Although traditionally named after presidents, in a military first, a supercarrier that is currently on the drawing board will be named after an enlisted African American sailor and WWII hero, Doris “Dorie” Miller. The USS Doris Miller (CVN-81) will be a Gerald R Ford-class aircraft carrier and is to be commissioned in 2030. This is not the first ship named after Miller. Also after his namesake was the USS Miller (FF-1091), a Knox-class destroyer that was commissioned in 1973.
Miller was the son of a sharecropper from Waco, Texas. During the time that he served, the military was still segregated and Blacks could only serve in support roles. Miller was a Messman on the battleship USS West Virginia (BB-48). His job was to take care of an officer in a role similar to a butler. During the attack on Pearl Harbor, his ship was sinking, but instead of abandoning ship he sprung into action in a role for which he had not been trained. After moving his injured captain to safety, he manned a machine gun and fired upon the attacking Japanese planes. When his ammunition ran out, he began to pull his fellow injured soldiers out of the burning harbor. He was one of the last to leave his sinking ship.
Miller served during a time when the military was segregated. In the navy, this meant that not many Blacks served aboard ship, and those who did were relegated to positions of service such as Messmen or cooks. By taking up arms against the enemy, Miller also was taking up arms against this policy of segregation. It wasn’t until 1948 when President Harry S. Truman issued Execute Order 9981 that the military was officially desegregated. Although the navy seemed to take the lead in implementing the official desegregation policy, the reality of discrimination would exist for much longer. Thomas Fleming (The Navy Times) states that a 1949 congressional committee report showed that there were only 17,000 Blacks in the navy with only 19 Black officers, and 10,000 were in assignments that were racially segregated. Fleming also reports that he saw a landing-craft full of 50 Black sailors approach the USS Alabama to begin the desegregation process, but the captain, actually from Alabama, refused permission for the sailors to come aboard. Fleming describes seeing the departing Black sailors with bowed heads. These were sorrowful and difficult times for Black servicemen, who had to fight both the enemy and discrimination.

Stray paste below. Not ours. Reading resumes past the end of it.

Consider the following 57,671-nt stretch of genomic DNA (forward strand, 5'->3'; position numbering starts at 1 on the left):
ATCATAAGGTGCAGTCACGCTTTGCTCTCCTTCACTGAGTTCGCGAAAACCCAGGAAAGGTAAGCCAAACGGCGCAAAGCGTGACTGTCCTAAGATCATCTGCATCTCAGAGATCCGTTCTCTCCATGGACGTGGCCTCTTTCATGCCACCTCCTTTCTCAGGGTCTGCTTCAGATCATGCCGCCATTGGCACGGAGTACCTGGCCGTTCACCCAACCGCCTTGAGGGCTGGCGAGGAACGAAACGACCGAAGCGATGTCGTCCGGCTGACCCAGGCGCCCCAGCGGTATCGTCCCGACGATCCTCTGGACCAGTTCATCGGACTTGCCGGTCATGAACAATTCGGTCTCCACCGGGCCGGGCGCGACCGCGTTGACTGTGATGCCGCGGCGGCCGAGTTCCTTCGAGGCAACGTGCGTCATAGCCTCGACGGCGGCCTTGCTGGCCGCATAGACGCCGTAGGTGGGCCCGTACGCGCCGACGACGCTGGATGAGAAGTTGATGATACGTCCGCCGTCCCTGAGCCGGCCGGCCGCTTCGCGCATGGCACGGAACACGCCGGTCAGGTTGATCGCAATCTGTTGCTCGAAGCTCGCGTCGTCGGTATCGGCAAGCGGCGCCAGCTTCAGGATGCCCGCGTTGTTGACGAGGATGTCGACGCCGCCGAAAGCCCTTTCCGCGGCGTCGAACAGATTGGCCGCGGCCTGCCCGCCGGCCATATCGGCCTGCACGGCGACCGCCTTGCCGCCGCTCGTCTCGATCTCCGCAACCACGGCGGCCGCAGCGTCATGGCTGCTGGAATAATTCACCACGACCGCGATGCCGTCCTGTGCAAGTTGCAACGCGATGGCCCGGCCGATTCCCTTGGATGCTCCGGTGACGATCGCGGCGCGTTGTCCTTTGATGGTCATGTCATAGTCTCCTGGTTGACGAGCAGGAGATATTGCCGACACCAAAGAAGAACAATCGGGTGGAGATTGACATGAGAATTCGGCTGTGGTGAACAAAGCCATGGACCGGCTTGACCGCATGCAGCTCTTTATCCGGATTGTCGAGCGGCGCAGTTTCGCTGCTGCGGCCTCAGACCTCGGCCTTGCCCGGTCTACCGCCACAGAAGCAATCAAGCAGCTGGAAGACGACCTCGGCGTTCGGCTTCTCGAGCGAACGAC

Historian Regina Akers, with the Naval History and Heritage Command, said of Miller, “Despite the fact that he was denied certain basic constitutional rights because of the racism in our society at the time, Dorie didn’t let that deter him, . . . it didn’t lessen his patriotism, his love for country, his determination to serve and to give the Navy his very best, and that says a lot. That says a lot.”
In 1942, Miller received the Navy Cross for his heroic actions. Sadly, in 1943 during the Battle of Makin, a Japanese submarine sunk his ship, the aircraft carrier USS Liscome Bay (CVE-56), and he perished.